What Makes A Good Teacher?

Previously I asked the question, “What are they teaching you?”. My goal was getting us to think about who—or what—our teachers are and to pay close attention to what we are learning from them. I briefly touched on what might make a good teacher. Today I’d like to delve deeper into that topic, this time writing specifically about human teachers.

There is one caveat before I proceed. When I talk about a teacher being “good” or “bad”, I’m not only referring to the quality of a teacher but also their morality. Can we know if a teacher is good or bad in either of these two categories? How can we spot the difference between a good or bad quality teacher and a good or bad moral teacher?

I originally started this article in a very rigid direction—trying to categorize all the different kinds of good and bad teachers we might find—but I kept getting stuck, not because of writer’s block, but trying to fit all the different kinds of teachers inside my own well-intentioned, succinctly defined but limited boxes.

To show you what I mean, I’ve moved the following sentence further down the page than it used to be. I’m quoting myself here although I’m quite sure these words have previously been uttered by others.

“A good teacher promotes truth and a bad teacher promotes lies.”

My sweet wife helped me see that my use of the word “lies” was perhaps too harsh. In light of her good caution, I’ll suggest a few characteristics of good and bad teachers in lieu of rigid categories. But first I am going to share a bit more of the previous direction I was headed, for your presumed enjoyment—and a sense of fulfillment for me:

A teacher who promotes truth is being intentional about what he teaches, regardless of what is produced. This kind of teacher might produce a lie unintentionally. Technically this puts him in my category of a “bad quality” teacher. However, his “good quality” status can easily be redeemed if he corrects his mistake, whether self-corrected or freely receiving outside correction.

I’m guessing that the majority of people who read this article would congratulate my wife on the sage advice she gave me! For everyone else, I’ve saved off the rest of the previous direction this article was going in case anyone wants to take me out for a drink to try and get me to share those thoughts. But I digress…

What comes to mind when you think of a good teacher? Do you think of personal attributes like kindness, patience, discipline, humility and fairness?

What comes to mind when you think of a bad teacher? Do you think of personal attributes like harshness, impatience, carelessness, arrogance and injustice?

Perhaps you judge a teacher’s quality based on their teaching style, their knowledge of the subject matter and how well they communicate that subject matter. Or maybe your ultimate standard for testing the quality and/or morality of a teacher is simply that they are telling you the truth no matter their choice of delivery.

My goal here isn’t to point fingers at specific teachers to label them “good”, “bad” or other. When it comes to labels, I’m a minimalist. I don’t even have any specific person in mind as I am writing this. My main goal is to get us to take a close look at the people we are learning from.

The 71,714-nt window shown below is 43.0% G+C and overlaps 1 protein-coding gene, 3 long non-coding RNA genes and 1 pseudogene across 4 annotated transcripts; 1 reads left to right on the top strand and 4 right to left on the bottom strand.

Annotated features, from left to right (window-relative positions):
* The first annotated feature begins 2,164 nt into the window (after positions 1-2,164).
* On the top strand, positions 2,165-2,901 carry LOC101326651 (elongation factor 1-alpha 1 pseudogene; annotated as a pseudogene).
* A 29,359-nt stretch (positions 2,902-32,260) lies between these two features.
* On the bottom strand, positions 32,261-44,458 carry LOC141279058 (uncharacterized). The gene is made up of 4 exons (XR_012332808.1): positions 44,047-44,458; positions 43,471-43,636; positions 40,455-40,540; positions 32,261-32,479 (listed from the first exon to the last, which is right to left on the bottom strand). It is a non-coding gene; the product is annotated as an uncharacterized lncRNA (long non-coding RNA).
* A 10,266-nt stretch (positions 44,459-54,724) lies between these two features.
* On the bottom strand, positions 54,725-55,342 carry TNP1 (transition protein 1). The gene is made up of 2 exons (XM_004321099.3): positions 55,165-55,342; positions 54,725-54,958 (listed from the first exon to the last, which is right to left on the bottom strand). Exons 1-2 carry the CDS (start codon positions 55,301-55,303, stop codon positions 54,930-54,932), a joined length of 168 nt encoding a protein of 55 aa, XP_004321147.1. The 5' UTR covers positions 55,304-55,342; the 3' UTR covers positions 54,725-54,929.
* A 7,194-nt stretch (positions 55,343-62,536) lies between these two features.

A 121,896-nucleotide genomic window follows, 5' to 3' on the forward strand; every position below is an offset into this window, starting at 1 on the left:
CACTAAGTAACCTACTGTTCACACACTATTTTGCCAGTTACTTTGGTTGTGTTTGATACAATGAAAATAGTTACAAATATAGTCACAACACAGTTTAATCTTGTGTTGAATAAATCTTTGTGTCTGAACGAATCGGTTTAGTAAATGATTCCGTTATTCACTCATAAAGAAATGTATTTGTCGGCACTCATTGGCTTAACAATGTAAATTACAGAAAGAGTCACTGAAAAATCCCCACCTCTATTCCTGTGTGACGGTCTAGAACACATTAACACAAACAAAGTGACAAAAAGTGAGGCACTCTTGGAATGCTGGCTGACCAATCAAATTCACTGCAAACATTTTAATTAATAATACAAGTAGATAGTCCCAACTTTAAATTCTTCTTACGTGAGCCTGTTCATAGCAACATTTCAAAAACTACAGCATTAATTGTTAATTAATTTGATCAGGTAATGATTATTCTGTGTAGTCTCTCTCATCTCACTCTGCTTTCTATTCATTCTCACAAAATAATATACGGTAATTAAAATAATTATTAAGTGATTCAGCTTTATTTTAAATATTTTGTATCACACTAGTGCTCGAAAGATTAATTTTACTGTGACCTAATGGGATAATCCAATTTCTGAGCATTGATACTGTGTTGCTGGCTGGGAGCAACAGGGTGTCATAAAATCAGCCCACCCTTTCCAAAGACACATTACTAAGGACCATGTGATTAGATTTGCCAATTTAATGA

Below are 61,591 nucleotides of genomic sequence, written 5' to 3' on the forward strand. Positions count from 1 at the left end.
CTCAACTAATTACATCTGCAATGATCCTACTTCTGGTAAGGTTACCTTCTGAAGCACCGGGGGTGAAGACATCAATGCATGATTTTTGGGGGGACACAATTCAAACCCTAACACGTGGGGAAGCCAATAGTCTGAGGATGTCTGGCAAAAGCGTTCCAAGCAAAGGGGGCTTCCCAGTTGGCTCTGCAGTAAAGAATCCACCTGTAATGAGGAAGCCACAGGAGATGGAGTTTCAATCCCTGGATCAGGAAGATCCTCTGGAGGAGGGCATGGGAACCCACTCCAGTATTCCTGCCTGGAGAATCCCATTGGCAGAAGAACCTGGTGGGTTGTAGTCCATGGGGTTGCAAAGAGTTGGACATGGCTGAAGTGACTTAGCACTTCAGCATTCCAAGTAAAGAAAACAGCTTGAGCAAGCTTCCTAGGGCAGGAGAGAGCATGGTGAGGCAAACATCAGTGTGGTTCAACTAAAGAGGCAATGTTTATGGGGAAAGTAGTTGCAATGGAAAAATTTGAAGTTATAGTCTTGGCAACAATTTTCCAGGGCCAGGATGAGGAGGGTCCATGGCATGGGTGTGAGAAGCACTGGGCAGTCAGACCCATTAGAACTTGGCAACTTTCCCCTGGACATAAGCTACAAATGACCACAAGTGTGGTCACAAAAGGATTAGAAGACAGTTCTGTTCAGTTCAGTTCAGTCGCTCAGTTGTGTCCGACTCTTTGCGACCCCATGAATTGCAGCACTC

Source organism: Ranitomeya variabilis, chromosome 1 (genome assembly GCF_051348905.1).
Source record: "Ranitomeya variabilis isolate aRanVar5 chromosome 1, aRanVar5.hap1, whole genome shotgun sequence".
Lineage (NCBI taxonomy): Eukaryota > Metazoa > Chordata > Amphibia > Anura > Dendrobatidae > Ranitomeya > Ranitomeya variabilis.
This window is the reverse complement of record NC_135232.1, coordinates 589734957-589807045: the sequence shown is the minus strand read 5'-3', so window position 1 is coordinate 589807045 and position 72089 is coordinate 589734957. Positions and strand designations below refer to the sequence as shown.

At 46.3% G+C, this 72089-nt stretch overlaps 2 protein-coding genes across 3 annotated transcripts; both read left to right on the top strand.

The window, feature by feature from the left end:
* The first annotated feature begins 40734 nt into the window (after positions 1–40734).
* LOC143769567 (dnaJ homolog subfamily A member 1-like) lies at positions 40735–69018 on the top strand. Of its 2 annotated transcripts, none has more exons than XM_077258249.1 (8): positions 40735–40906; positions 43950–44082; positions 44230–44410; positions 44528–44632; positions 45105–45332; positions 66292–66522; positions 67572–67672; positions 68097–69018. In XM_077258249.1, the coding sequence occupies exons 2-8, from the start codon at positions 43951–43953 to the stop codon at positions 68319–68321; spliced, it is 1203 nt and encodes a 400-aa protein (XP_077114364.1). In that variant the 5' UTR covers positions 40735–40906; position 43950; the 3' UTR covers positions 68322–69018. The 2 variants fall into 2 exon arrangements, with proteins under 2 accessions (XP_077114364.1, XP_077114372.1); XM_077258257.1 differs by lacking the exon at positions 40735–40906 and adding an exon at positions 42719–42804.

A teacher should be someone we can trust to always tell us the truth!

Any teacher who knowingly passes off lies as truth is at least a bad quality teacher and might also be highly immoral—a veritable wolf in sheep’s clothing. But why would anybody intentionally substitute truth with lies? Here are a few possible reasons:

A bad teacher…

  • doesn’t care about truth
  • doesn’t care about students
  • is deceptive by intent
  • is only in it to make a buck
  • is afraid of losing grant money
  • is afraid of losing tenure

I don’t recommend you confront a teacher to accuse him of being “bad”, but I do feel safe in recommending you hold a teacher accountable when it comes to truth and facts. This may be as much to their benefit as it is to yours! If you know that a teacher has made a mistake by missing the truth, go to him privately and talk about it. This isn’t about publicly shaming him. Be kind in your approach—remembering to S.M.I.L.E.

Teachers must be held to a higher standard than students.

James—the brother of Jesus—said this about teachers: “Not many of you should become teachers, my brothers, for you know that we who teach will be judged with greater strictness.” – James 3:1 (ESV) He goes on to talk about the human tongue and warns how this one small part of the body is impossible to tame. We might use our tongue to bless in one moment but to curse in the next!

For the remainder of this article, I feel safe in throwing caution to the wind with my use of the word “lies”.

Given my rough sketch of what might define a teacher as “good” or “bad”, here is one more thing to think about. Consider a teacher who always tells the truth and has excellent teaching techniques but is harsh, impatient, arrogant and rude. Alternatively, consider a teacher who always tells lies and has poor teaching techniques but is kind, patient, humble and fun to be around. Which would you prefer as a teacher?

But those are extremes. Let’s consider a more realistic scenario. You have one teacher that is your favorite for some reason who always teaches lies. You have another teacher that is your least favorite for some reason who always teaches the truth. Whom do you prefer as your teacher now?

And while we’re on the subject, is it more important to remember a person as a good teacher, or simply to remember his good teachings?

3 thoughts on “What Makes A Good Teacher?

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